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UW Holds Largest Graduate Student Research Conference in Canada
WATERLOO, Ont. (Monday, April 16, 2007) — The largest graduate student research conference in Canada takes places next week at the University of Waterloo, with the public welcome to learn about the latest discoveries hatched by the university’s young minds.
The seventh annual Sharing Discovery conference, from April 23 to 26, unveils research accomplishments by more than 200 Waterloo master’s and doctoral students. The presenters will give poster or oral presentations covering the areas of health, life and environment, humanities and social sciences, along with physical science, math and technology.
All sessions, open to the public, will be held in the William G. Davis Computer Research Centre, rooms 1301, 1302 and 1304, from 8:30 a.m. to 5 p.m. For a program schedule, visit link.”The conference showcases both the quality and vast diversity of graduate student research at the University of Waterloo,” said Bill Power, a professor of chemistry and associate dean of graduate studies at UW.
“It’s fitting that in this anniversary year, where we look back at the achievements of the first 50 years of the University of Waterloo, that we take this opportunity to look ahead at the breakthroughs that will shape the next 50 years, currently emerging from these new scholars, educated through graduate studies at Waterloo.”
This year’s keynote speaker is Roberta Jamieson, First Nations leader and conflict resolution expert. Jamieson has collaborated with political and legal experts in Asia, Africa, Europe and North America to advance democracy through institutional change. Her talk, entitled Globalization: What it Means to Real People, will take place next Monday in the theatre of the arts in the modern languages building, beginning at 8 p.m.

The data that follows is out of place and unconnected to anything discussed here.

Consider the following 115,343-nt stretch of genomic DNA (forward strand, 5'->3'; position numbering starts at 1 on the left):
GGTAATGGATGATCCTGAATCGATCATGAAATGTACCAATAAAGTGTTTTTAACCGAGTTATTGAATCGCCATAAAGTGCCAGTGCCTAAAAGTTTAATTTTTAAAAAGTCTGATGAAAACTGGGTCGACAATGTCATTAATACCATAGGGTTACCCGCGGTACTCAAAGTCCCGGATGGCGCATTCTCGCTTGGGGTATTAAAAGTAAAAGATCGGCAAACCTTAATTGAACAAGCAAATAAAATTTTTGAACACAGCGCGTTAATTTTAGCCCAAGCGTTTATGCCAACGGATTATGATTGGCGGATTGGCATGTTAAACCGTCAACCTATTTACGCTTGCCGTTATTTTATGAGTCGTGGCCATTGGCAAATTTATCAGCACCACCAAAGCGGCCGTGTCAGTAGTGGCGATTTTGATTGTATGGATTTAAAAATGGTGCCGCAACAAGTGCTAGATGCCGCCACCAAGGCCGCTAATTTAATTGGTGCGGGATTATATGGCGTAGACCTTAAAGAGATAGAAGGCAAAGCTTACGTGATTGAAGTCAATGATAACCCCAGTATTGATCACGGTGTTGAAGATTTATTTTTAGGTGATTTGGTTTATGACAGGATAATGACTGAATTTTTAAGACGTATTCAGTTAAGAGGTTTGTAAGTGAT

A total of 212 master’s and doctoral students from UW’s six faculties — applied health sciences, arts, engineering, environmental studies, mathematics and science — will participate in the four days of oral and poster presentations highlighting their scholarship. This year, students of the certificate in university teaching program will also present their work.
Poster presentations describing research projects will be on display throughout the week in the Davis Centre. The diverse research topics include:
* The Politics of Climate Change: Factors Driving Municipal Decision Making by Devin Causley, local economic development/tourism program in the faculty of environmental studies.
* Consistencies and Differences in Family Conflict by Marcia Gordeyko, department of psychology in the faculty of arts.
* The Effects of Water-Based Exercise on Physical and Psychological Well Being in Parkinson’s Disease Patients by Alex Crizzle, department of health studies and gerontology in the faculty of applied health sciences.
* Vulnerability Assessment of Water Resources Systems in the Eastern Nile Basin by Mohamed Hamouda, department of civil and environmental engineering in the faculty of engineering.
* Chromium Dioxide as a Candidate for Spintronic (spin-based electronics) Applications by Helia Jalili, department of physics and astronomy in the faculty of science.
* Message Authentication in Ad Hoc Networks Using Two-Channel Cryptography by Atefeh Mashatan, department of combinatorics and optimization in the faculty of mathematics.
The conference, organized through the office of the dean of graduate studies, has received support from the president’s office, Graduate Student Association, graduate studies endowment fund, retail services (CampusTech Shop), deans of the six faculties and the Graduate House.
Bill Power, conference chair and associate dean of graduate studies, 519-888-4567 ext. 35991 or wppower at uwaterloo.ca
Carrie Nickerson, conference assistant, 519-888-4567 ext. 37082 or canicker at uwaterloo.ca
John Morris, UW media relations, 519-888-4435 or jmorris at uwaterloo.ca
UW news release no. 34
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